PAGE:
2. uschi at papierwelt...because of her gentle approach to art and life
  3. thinker online...because of his thought-provoking quotes on art and philosophy
  4. kathy at waking up...because of the inspiring way she delves into self and art
  5. arnold at the butterfly effect...because of his sensitive and compelling black and white photography
  6. jo at ...because of the beauty and spareness of her images and text
  7. diana at please sir...for her evocative studies of art and science

Wednesday, August 27, 2008

wing details

In today's show and tell post on "the pulse", I shared my wings again because they are such treasured objects. Here are some details...

Tuesday, August 26, 2008

tool tuesday: spray bottle

Another opportunity to highlight an interesting artist who loves her tools! Check out Jeane's blog, art it, where you will be treated to a video tour of her studio and see this particular tool hanging about. Thrilled that you are participating in "tool tuesday" Jeane! Here's what she had to say about her trusty spray bottle:

About ten years ago I was making a video of an artist in residence at a local art center here. She was painting a mural and she had a spray bottle attached to her belt. She used it constantly. I thought, hmmmmm. I think I'll try that. I use acrylics and the spray bottle seemed a good idea. I had this old Shaklee bottle under a sink so I filled it with water and have never looked back. I actually didn't realize how much I counted on this little bottle until my art partner, Lisa Johnson and I were teach an art class last year. We had a huge supply table filled with everything you could think of. As I started to demonstrate, I realized I didn't have my spray bottle. It felt like someone had cut off one of my arms! This is my "absolute can't do without" tool. I spray my paints, I spray my work surface, I spray my fingers, I spray my brushes, I spray my paper towels (my second can't do without tool). It's my fav.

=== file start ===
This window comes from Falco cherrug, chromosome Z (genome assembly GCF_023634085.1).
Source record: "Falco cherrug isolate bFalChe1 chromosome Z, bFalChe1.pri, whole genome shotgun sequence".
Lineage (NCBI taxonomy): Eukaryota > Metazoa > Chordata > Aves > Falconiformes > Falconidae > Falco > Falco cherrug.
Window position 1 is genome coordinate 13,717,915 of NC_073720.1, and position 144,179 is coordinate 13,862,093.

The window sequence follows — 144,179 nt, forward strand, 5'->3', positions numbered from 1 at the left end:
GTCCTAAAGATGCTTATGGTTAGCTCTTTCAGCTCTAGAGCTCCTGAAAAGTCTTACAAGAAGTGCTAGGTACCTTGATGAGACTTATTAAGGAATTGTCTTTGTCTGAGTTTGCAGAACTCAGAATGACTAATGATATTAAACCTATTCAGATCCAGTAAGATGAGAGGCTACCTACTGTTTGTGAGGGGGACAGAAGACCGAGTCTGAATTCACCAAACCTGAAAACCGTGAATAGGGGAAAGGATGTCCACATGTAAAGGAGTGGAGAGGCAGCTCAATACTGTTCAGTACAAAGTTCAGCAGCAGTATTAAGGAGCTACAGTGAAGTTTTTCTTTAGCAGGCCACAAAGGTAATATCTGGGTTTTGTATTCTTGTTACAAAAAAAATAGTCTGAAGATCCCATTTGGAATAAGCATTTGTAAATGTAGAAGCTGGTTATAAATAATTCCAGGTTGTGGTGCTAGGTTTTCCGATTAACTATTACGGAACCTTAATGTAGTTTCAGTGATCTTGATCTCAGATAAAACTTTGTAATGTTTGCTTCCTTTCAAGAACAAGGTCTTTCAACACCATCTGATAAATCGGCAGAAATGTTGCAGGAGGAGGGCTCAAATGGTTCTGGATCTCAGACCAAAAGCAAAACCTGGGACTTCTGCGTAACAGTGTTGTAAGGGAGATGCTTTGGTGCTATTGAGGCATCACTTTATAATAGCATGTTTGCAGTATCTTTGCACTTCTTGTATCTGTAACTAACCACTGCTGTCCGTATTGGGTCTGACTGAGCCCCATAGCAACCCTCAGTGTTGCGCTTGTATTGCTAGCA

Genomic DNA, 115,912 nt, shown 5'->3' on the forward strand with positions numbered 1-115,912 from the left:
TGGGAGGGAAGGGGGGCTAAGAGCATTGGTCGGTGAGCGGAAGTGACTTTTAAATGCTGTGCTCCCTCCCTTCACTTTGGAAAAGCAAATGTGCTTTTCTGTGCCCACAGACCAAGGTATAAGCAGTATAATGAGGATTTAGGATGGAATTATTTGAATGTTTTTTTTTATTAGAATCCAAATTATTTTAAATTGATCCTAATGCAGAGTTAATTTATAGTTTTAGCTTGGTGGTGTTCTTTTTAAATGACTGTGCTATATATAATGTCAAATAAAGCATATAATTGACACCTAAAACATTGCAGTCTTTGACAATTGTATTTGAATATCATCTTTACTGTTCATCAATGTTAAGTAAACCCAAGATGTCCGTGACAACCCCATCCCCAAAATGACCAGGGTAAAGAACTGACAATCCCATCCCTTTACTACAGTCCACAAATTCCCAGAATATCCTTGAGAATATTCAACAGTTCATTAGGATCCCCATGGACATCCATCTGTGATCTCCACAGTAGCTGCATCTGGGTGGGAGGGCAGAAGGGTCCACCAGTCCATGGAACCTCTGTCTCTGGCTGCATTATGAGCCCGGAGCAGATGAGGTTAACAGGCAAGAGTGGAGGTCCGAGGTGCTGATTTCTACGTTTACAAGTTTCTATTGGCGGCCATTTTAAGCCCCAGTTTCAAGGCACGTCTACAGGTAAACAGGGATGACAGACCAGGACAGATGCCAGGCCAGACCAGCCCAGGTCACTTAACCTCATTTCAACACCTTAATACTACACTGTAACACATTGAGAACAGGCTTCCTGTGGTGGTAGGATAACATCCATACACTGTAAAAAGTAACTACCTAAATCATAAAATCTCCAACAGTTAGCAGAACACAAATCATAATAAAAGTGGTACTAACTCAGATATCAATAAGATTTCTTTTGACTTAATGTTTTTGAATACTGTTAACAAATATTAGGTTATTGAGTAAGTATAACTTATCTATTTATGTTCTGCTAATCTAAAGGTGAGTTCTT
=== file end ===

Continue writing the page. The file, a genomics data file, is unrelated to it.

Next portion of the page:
Monday, August 25, 2008

more red

And here's another scheduled post. You may have seen some of these on a green post I did In July. Time passes...

Sunday, August 24, 2008

scheduled red

As I am away for a few days, I thought it would be a good time to try out the blogging feature of a scheduled post. It took me awhile to figure out how to do it. I kept saving it as a draft, thinking if the date was set ahead, it would automatically post it on that date. The trick seems to be to press the "publish" button (after setting the date ahead) rather than the "save" button and then it is saved as a scheduled post. So I am posting a photo of another porch inspiration and keeping my fingers crossed that this works.

Saturday, August 23, 2008

the pulse

If you normally visit my blog and notice that not much is happening over the next few days, it's because I'm away for a bit. So now that you have a few extra minutes of time on your hands, go on over to the altered page where seth apter has put together "the pulse", an amazing collection of artist responses on a variety of topics. It's fascinating stuff. And very inspirational. I urge you...go there now!

Friday, August 22, 2008


It's haiku friday and friday is almost over! But I still officially have a few hours of friday left so I am squeezing in a late post. And dedicating my haiku to lynne and kathy who have touched me deeply with lovely pieces of themselves that they sent in the mail. I will elaborate on this in further posts when I can give it the time and thought that it deserves...